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Remote Sens. 2017, 9(8), 767; doi:https://doi.org/10.3390/rs9080767

Gauging the Severity of the 2012 Midwestern U.S. Drought for Agriculture

1
State Key Laboratory of Information Engineering in Surveying, Mapping and Remote Sensing (LIESMARS), Wuhan University, Wuhan 430079, China
2
Department of Agronomy-Crops, Soil, Environmental Science, Purdue University, West Lafayette, IN 47907, USA
3
Lyles School of Civil Engineering, Purdue University, West Lafayette, IN 47907, USA
4
Department of Earth, Atmospheric, and Planetary Sciences, Purdue University, West Lafayette, IN 47907, USA
5
Collaborative Innovation Center of Geospatial Technology, Wuhan 430079, China
*
Authors to whom correspondence should be addressed.
Received: 7 June 2017 / Revised: 21 July 2017 / Accepted: 22 July 2017 / Published: 26 July 2017
(This article belongs to the Special Issue Remote Sensing of Land-Atmosphere Interactions)
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Abstract

Different drought indices often provide different diagnoses of drought severity, making it difficult to determine the best way to evaluate these different drought monitoring results. Additionally, the ability of a newly proposed drought index, the Process-based Accumulated Drought Index (PADI) has not yet been tested in United States. In this study, we quantified the severity of 2012 drought which affected the agricultural output for much of the Midwestern US. We used several popular drought indices, including the Standardized Precipitation Index and Standardized Precipitation Evapotranspiration Index with multiple time scales, Palmer Drought Severity Index, Palmer Z-index, VegDRI, and PADI by comparing the spatial distribution, temporal evolution, and crop impacts produced by each of these indices with the United States Drought Monitor. Results suggested this drought incubated around June 2011 and ended in May 2013. While different drought indices depicted drought severity variously. SPI outperformed SPEI and has decent correlation with yield loss especially at a 6 months scale and in the middle growth season, while VegDRI and PADI demonstrated the highest correlation especially in late growth season, indicating they are complementary and should be used together. These results are valuable for comparing and understanding the different performances of drought indices in the Midwestern US. View Full-Text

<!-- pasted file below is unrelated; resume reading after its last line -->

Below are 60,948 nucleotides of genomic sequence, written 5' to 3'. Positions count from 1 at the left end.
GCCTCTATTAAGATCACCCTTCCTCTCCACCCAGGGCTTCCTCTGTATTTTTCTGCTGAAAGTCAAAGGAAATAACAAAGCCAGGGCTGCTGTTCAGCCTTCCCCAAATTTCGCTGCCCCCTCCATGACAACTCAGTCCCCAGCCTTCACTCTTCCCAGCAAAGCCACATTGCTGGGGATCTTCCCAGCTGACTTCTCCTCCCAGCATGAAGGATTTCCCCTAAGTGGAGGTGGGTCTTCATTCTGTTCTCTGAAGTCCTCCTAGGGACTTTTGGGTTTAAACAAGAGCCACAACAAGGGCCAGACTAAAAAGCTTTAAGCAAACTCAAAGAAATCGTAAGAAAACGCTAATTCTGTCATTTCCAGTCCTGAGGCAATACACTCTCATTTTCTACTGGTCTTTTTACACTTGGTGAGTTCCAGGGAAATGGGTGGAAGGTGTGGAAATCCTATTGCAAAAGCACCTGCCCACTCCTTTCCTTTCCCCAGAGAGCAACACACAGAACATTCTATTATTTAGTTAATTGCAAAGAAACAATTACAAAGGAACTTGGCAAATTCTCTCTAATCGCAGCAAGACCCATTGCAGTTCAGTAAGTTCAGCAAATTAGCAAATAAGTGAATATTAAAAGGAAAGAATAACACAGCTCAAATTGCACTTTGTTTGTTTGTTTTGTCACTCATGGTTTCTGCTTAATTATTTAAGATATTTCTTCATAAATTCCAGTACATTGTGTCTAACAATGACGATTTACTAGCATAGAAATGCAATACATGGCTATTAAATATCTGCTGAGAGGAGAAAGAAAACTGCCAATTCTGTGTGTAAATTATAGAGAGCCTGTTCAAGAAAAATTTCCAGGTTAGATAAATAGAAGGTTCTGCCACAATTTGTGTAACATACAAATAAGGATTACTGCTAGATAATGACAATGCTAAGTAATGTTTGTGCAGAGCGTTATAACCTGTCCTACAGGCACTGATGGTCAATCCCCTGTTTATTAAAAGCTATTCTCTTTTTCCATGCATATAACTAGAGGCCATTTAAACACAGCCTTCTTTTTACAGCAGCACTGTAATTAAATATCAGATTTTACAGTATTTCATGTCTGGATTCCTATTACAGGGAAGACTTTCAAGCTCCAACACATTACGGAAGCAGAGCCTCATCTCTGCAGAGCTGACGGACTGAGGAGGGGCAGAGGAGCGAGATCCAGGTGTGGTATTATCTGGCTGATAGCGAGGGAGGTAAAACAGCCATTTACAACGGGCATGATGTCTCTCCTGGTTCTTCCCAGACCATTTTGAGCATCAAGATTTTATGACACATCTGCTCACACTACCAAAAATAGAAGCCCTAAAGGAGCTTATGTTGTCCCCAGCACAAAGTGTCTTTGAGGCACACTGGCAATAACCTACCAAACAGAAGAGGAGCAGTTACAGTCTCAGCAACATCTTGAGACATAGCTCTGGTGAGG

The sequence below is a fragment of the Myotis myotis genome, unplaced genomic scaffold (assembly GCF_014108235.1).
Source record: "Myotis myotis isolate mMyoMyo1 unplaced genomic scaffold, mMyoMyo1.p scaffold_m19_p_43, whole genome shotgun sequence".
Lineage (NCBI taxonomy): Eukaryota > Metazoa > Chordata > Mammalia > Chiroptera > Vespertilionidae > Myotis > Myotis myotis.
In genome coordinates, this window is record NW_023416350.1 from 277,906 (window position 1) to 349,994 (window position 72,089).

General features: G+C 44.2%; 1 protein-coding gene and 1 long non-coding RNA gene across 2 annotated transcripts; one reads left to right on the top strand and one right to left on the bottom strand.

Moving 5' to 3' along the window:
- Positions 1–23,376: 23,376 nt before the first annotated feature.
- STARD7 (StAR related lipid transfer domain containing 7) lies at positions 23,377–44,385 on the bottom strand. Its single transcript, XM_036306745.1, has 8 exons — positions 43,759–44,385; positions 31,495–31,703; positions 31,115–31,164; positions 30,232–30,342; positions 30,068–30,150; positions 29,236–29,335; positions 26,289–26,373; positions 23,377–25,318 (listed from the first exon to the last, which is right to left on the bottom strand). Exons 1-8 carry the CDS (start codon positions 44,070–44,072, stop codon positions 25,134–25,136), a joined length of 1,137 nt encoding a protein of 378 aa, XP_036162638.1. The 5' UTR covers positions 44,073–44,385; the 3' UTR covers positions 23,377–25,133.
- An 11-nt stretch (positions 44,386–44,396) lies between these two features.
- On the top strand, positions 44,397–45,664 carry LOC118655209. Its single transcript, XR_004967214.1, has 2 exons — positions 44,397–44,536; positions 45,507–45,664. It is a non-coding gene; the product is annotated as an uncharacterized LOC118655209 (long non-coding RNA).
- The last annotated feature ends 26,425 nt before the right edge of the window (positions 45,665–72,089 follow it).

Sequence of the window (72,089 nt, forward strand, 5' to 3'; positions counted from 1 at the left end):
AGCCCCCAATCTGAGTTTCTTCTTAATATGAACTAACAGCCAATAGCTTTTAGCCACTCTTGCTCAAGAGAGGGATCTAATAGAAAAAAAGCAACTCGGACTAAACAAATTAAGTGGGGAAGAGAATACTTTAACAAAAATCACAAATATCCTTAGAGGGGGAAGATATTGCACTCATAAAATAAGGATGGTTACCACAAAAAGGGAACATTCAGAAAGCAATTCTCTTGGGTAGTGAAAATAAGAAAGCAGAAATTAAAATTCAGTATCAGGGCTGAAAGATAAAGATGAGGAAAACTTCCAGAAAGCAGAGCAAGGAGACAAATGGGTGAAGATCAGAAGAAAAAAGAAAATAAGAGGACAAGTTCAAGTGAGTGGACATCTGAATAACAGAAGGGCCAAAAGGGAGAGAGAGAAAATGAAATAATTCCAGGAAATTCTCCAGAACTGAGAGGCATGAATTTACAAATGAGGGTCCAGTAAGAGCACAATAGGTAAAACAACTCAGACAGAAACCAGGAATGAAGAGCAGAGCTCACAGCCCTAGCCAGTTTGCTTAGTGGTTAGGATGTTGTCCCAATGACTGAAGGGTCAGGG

Keywords: agricultural drought; corn yield; drought index; drought severity; Midwestern US; PADI agricultural drought; corn yield; drought index; drought severity; Midwestern US; PADI
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This is an open access article distributed under the Creative Commons Attribution License which permits unrestricted use, distribution, and reproduction in any medium, provided the original work is properly cited. (CC BY 4.0).

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Zhang, X.; Wei, C.; Obringer, R.; Li, D.; Chen, N.; Niyogi, D. Gauging the Severity of the 2012 Midwestern U.S. Drought for Agriculture. Remote Sens. 2017, 9, 767.

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